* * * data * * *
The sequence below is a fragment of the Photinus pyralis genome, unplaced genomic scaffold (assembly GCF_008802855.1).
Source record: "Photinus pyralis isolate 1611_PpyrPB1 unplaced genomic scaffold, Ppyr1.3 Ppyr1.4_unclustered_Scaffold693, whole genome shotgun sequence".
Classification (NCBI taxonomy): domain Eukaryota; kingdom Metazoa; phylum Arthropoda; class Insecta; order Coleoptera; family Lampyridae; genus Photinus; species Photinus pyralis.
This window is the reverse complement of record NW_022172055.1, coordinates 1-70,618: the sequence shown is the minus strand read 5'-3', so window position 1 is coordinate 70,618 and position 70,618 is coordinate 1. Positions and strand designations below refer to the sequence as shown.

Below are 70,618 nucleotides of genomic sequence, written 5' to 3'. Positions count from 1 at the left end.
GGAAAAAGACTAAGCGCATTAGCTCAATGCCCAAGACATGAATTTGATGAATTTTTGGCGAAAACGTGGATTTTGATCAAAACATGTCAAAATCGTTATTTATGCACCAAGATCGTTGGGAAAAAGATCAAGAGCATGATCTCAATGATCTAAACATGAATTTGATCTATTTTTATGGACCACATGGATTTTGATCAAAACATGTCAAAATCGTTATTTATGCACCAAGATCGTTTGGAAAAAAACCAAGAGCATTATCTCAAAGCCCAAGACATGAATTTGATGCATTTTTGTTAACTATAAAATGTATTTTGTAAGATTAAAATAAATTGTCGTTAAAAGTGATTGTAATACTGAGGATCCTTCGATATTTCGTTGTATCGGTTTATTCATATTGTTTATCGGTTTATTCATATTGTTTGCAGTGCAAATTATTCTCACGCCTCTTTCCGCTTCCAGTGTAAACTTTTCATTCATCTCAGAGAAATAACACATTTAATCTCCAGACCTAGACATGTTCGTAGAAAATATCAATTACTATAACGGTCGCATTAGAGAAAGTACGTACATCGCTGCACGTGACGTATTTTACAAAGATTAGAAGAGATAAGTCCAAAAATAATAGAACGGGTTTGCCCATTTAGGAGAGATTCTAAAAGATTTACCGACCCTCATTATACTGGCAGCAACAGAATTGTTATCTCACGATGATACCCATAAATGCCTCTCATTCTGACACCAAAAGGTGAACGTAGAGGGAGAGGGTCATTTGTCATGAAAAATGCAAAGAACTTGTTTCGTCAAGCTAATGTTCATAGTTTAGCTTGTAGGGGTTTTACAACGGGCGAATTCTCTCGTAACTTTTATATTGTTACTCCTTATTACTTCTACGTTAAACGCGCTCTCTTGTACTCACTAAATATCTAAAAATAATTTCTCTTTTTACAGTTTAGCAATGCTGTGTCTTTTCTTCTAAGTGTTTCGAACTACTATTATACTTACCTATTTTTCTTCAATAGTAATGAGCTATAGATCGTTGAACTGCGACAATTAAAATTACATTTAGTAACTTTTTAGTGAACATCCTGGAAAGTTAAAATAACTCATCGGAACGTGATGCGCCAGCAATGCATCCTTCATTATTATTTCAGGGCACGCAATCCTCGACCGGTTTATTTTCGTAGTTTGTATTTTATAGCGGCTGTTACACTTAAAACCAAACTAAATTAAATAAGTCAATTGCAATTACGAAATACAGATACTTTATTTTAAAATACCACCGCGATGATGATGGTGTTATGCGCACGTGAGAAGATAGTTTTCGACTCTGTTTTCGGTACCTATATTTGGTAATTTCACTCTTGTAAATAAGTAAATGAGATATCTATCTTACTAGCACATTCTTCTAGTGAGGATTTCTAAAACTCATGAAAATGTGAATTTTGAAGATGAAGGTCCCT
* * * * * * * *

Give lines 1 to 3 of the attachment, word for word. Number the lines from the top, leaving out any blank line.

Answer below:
The sequence below is a fragment of the Photinus pyralis genome, unplaced genomic scaffold (assembly GCF_008802855.1).
Source record: "Photinus pyralis isolate 1611_PpyrPB1 unplaced genomic scaffold, Ppyr1.3 Ppyr1.4_unclustered_Scaffold693, whole genome shotgun sequence".
Classification (NCBI taxonomy): domain Eukaryota; kingdom Metazoa; phylum Arthropoda; class Insecta; order Coleoptera; family Lampyridae; genus Photinus; species Photinus pyralis.